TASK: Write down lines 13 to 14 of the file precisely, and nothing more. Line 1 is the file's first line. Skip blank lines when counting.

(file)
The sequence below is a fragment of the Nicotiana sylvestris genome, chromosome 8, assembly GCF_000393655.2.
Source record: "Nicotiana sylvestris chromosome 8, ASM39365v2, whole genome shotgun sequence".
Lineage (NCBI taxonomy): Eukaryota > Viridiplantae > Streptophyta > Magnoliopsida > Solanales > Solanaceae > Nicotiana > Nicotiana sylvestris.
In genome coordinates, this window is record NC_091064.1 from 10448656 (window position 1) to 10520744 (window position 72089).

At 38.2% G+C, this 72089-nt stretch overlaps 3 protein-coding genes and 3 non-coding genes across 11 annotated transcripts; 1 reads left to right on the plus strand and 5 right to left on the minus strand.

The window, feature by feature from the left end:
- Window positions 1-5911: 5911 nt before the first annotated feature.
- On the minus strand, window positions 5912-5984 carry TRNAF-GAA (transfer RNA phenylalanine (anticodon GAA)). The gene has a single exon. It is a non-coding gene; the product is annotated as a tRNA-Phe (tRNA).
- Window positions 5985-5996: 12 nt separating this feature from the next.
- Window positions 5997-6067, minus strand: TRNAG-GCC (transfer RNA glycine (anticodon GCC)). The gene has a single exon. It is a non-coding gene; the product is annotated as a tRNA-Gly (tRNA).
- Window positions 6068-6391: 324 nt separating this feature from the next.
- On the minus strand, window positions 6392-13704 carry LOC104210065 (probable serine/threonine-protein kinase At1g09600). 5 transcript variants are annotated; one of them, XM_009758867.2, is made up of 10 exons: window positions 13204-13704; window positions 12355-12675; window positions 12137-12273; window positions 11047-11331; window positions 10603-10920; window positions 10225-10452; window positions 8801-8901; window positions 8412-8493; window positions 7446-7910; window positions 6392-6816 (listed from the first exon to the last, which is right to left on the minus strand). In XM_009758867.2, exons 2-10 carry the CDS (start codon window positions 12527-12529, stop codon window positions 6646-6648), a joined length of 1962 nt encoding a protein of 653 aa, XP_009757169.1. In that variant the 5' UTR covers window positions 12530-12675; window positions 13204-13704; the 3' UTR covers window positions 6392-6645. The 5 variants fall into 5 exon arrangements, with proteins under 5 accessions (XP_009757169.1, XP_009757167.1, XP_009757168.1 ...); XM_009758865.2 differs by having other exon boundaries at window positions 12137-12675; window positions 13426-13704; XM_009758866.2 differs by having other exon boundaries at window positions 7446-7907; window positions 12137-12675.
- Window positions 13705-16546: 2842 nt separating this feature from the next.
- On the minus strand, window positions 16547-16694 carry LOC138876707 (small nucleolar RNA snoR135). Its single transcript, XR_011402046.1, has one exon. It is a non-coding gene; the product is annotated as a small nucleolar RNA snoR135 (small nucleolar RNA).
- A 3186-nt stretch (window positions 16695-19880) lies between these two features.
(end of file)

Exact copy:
- Window positions 13705-16546: 2842 nt separating this feature from the next.
- On the minus strand, window positions 16547-16694 carry LOC138876707 (small nucleolar RNA snoR135). Its single transcript, XR_011402046.1, has one exon. It is a non-coding gene; the product is annotated as a small nucleolar RNA snoR135 (small nucleolar RNA).